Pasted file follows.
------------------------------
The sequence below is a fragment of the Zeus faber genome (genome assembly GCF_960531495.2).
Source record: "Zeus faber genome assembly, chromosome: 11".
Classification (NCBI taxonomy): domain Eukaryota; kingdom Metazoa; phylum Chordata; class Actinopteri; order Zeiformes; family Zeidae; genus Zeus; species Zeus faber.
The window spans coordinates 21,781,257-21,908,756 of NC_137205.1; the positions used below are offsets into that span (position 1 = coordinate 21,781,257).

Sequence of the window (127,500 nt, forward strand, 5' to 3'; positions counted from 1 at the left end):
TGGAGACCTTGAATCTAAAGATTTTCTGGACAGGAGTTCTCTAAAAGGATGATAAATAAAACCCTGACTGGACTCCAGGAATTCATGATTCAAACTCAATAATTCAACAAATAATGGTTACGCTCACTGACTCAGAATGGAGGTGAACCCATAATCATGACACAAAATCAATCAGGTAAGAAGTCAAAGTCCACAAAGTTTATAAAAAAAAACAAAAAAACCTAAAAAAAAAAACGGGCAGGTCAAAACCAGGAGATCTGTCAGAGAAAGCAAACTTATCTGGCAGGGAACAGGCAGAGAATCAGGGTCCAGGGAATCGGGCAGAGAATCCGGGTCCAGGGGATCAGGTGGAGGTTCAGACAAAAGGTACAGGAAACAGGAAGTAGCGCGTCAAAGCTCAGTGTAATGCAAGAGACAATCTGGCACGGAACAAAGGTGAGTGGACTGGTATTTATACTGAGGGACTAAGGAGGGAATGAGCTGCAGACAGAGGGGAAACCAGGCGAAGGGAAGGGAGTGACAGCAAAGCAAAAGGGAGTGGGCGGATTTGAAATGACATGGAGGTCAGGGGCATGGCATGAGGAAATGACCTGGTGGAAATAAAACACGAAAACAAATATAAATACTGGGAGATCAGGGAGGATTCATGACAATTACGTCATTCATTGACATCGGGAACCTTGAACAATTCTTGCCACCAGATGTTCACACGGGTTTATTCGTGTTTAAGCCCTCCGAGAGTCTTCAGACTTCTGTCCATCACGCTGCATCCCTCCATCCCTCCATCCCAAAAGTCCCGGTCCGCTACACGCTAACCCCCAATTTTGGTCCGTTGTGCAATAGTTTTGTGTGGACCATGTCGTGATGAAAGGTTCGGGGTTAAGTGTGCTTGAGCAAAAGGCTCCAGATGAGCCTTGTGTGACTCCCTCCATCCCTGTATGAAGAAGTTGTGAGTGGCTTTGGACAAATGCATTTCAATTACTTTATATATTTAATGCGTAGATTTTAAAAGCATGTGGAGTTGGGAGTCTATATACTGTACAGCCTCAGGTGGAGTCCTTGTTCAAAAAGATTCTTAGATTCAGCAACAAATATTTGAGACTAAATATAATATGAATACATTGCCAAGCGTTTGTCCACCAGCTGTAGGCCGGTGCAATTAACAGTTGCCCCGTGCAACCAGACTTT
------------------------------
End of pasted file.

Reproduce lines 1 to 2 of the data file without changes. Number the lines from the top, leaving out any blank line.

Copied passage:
The sequence below is a fragment of the Zeus faber genome (genome assembly GCF_960531495.2).
Source record: "Zeus faber genome assembly, chromosome: 11".